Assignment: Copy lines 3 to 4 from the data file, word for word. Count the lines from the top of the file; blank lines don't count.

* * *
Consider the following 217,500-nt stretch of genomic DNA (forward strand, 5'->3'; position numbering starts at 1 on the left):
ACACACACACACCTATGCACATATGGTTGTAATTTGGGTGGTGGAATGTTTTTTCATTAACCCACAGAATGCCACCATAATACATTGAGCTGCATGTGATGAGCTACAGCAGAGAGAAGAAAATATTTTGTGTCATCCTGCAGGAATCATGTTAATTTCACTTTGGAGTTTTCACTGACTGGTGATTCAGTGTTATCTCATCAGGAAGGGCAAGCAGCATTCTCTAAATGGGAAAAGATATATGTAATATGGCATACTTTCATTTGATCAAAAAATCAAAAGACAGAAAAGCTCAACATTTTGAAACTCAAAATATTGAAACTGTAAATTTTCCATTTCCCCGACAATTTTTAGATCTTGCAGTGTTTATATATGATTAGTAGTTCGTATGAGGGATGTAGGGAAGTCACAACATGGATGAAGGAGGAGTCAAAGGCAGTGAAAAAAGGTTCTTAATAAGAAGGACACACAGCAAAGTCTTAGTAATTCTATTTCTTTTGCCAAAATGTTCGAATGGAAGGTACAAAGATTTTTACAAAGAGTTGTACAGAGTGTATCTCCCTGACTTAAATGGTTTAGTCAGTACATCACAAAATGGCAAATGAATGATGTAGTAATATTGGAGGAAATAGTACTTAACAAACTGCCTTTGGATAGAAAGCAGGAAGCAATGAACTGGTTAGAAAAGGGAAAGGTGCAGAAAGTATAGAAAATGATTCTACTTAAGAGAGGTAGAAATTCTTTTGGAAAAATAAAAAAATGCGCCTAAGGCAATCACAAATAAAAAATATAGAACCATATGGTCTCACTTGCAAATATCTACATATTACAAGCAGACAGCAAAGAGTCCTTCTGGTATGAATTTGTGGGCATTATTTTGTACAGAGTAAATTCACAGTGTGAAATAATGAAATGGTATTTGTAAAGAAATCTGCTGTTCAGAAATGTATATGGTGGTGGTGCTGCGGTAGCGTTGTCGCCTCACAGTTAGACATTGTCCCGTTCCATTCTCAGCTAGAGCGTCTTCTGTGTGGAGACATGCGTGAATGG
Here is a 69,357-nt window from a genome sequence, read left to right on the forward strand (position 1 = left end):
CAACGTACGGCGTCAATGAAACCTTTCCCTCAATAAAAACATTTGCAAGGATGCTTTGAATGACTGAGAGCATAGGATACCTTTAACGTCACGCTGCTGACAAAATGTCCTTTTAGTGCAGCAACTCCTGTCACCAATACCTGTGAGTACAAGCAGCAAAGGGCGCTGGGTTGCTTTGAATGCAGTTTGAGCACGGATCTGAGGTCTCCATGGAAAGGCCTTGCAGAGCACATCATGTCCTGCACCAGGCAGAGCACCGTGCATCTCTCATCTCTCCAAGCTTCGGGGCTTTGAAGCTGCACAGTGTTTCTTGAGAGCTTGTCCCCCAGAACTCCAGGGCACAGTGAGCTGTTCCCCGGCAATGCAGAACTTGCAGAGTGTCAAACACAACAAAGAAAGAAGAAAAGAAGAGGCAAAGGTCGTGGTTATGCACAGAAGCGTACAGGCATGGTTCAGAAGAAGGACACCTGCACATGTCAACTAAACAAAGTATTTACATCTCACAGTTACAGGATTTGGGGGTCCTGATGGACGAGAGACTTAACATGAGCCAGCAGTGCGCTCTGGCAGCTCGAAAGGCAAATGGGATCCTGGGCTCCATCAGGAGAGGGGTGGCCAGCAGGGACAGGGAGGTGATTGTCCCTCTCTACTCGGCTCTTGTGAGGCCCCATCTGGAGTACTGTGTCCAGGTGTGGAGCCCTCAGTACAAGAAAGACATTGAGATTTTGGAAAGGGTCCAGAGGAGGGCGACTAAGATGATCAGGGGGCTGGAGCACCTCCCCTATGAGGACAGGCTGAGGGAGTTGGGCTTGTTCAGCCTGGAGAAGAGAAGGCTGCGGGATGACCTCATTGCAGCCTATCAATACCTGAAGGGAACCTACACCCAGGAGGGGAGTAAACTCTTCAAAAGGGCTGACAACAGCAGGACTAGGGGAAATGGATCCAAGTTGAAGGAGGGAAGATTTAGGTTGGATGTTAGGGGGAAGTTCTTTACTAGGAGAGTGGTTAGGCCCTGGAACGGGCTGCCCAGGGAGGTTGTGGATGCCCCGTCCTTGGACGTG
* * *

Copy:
Here is a 69,357-nt window from a genome sequence, read left to right on the forward strand (position 1 = left end):
CAACGTACGGCGTCAATGAAACCTTTCCCTCAATAAAAACATTTGCAAGGATGCTTTGAATGACTGAGAGCATAGGATACCTTTAACGTCACGCTGCTGACAAAATGTCCTTTTAGTGCAGCAACTCCTGTCACCAATACCTGTGAGTACAAGCAGCAAAGGGCGCTGGGTTGCTTTGAATGCAGTTTGAGCACGGATCTGAGGTCTCCATGGAAAGGCCTTGCAGAGCACATCATGTCCTGCACCAGGCAGAGCACCGTGCATCTCTCATCTCTCCAAGCTTCGGGGCTTTGAAGCTGCACAGTGTTTCTTGAGAGCTTGTCCCCCAGAACTCCAGGGCACAGTGAGCTGTTCCCCGGCAATGCAGAACTTGCAGAGTGTCAAACACAACAAAGAAAGAAGAAAAGAAGAGGCAAAGGTCGTGGTTATGCACAGAAGCGTACAGGCATGGTTCAGAAGAAGGACACCTGCACATGTCAACTAAACAAAGTATTTACATCTCACAGTTACAGGATTTGGGGGTCCTGATGGACGAGAGACTTAACATGAGCCAGCAGTGCGCTCTGGCAGCTCGAAAGGCAAATGGGATCCTGGGCTCCATCAGGAGAGGGGTGGCCAGCAGGGACAGGGAGGTGATTGTCCCTCTCTACTCGGCTCTTGTGAGGCCCCATCTGGAGTACTGTGTCCAGGTGTGGAGCCCTCAGTACAAGAAAGACATTGAGATTTTGGAAAGGGTCCAGAGGAGGGCGACTAAGATGATCAGGGGGCTGGAGCACCTCCCCTATGAGGACAGGCTGAGGGAGTTGGGCTTGTTCAGCCTGGAGAAGAGAAGGCTGCGGGATGACCTCATTGCAGCCTATCAATACCTGAAGGGAACCTACACCCAGGAGGGGAGTAAACTCTTCAAAAGGGCTGACAACAGCAGGACTAGGGGAAATGGATCCAAGTTGAAGGAGGGAAGATTTAGGTTGGATGTTAGGGGGAAGTTCTTTACTAGGAGAGTGGTTAGGCCCTGGAACGGGCTGCCCAGGGAGGTTGTGGATGCCCCGTCCTTGGACGTG